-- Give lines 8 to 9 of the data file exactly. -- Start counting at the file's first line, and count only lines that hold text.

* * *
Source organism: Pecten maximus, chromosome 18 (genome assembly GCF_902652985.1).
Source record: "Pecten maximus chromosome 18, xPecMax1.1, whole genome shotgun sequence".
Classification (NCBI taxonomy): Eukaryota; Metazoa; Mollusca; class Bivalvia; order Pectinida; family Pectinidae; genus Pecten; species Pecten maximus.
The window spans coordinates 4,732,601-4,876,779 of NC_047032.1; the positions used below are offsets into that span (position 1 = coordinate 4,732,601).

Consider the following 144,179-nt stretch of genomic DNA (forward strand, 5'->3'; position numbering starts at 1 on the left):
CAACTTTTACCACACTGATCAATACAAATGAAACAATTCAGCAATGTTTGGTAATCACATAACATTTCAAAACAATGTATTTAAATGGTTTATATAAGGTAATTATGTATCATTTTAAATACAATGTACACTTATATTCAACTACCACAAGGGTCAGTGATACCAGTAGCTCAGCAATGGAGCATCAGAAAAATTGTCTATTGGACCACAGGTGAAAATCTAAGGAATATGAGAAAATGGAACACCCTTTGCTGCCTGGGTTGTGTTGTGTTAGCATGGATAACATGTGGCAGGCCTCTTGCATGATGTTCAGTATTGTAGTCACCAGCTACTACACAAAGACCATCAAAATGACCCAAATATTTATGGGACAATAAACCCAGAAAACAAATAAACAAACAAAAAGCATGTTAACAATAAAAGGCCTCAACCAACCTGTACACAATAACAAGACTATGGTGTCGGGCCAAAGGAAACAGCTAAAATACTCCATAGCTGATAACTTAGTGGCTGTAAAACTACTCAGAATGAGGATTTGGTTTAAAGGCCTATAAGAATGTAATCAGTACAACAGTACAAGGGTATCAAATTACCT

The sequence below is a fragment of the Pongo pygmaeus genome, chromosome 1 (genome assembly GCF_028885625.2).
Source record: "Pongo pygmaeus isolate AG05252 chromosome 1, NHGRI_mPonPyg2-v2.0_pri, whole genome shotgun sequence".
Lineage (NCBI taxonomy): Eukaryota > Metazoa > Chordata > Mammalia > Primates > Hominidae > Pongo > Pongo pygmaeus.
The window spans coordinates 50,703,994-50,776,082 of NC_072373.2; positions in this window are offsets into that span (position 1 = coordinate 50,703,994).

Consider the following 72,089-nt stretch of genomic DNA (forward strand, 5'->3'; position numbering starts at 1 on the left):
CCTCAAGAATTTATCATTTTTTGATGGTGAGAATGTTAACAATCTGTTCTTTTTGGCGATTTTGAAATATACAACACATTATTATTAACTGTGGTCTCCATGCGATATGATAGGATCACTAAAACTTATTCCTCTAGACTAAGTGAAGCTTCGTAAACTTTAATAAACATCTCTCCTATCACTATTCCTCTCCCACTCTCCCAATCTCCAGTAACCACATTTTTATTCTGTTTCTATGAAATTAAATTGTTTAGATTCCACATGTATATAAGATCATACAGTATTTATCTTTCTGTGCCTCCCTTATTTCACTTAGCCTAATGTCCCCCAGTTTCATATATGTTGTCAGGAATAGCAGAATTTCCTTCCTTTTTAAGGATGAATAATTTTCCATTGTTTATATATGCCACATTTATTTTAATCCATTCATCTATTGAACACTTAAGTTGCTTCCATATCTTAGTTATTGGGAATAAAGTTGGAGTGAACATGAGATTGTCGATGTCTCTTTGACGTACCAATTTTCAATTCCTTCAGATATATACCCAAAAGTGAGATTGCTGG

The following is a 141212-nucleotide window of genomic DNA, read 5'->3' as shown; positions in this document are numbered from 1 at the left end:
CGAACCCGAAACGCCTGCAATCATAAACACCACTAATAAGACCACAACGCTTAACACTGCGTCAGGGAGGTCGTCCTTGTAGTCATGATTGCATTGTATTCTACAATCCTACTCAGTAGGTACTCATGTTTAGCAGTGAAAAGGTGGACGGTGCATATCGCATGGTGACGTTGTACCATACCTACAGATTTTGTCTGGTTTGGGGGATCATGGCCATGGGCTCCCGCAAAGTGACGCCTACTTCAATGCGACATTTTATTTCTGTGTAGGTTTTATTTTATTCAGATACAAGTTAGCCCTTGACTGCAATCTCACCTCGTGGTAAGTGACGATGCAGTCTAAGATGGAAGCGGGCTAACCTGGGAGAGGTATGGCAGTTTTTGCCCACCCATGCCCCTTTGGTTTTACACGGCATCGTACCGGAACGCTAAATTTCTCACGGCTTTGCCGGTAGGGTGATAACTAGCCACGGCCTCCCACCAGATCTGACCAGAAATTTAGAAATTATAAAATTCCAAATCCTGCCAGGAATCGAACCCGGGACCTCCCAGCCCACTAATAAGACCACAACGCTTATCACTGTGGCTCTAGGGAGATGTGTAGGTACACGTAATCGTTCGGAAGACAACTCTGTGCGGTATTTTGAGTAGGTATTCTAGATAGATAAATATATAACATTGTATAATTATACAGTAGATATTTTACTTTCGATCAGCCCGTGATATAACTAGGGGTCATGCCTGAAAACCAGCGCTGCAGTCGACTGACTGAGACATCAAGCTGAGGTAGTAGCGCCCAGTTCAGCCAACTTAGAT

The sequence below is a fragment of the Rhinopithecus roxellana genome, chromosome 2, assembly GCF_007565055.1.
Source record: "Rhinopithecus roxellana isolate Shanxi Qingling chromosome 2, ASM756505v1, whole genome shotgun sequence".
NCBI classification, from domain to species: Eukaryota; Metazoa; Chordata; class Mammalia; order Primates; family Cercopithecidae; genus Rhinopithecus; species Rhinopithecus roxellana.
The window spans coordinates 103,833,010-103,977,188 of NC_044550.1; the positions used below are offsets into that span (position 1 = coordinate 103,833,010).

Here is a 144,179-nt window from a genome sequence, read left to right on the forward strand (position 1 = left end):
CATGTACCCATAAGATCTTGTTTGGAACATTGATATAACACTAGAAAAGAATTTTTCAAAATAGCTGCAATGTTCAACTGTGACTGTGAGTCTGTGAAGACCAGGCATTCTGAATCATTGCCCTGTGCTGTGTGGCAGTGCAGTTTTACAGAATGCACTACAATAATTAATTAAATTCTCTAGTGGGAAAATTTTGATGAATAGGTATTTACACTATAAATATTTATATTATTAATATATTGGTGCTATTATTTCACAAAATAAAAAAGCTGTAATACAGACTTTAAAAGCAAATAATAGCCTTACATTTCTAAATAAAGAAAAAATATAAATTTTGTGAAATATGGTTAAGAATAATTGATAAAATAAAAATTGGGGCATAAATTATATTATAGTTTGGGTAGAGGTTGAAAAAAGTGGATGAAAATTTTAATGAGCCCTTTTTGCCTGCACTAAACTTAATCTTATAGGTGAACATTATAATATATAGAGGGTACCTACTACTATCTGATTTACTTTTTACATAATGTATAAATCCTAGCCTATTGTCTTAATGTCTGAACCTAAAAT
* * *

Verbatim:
Source record: "Pongo pygmaeus isolate AG05252 chromosome 1, NHGRI_mPonPyg2-v2.0_pri, whole genome shotgun sequence".
Lineage (NCBI taxonomy): Eukaryota > Metazoa > Chordata > Mammalia > Primates > Hominidae > Pongo > Pongo pygmaeus.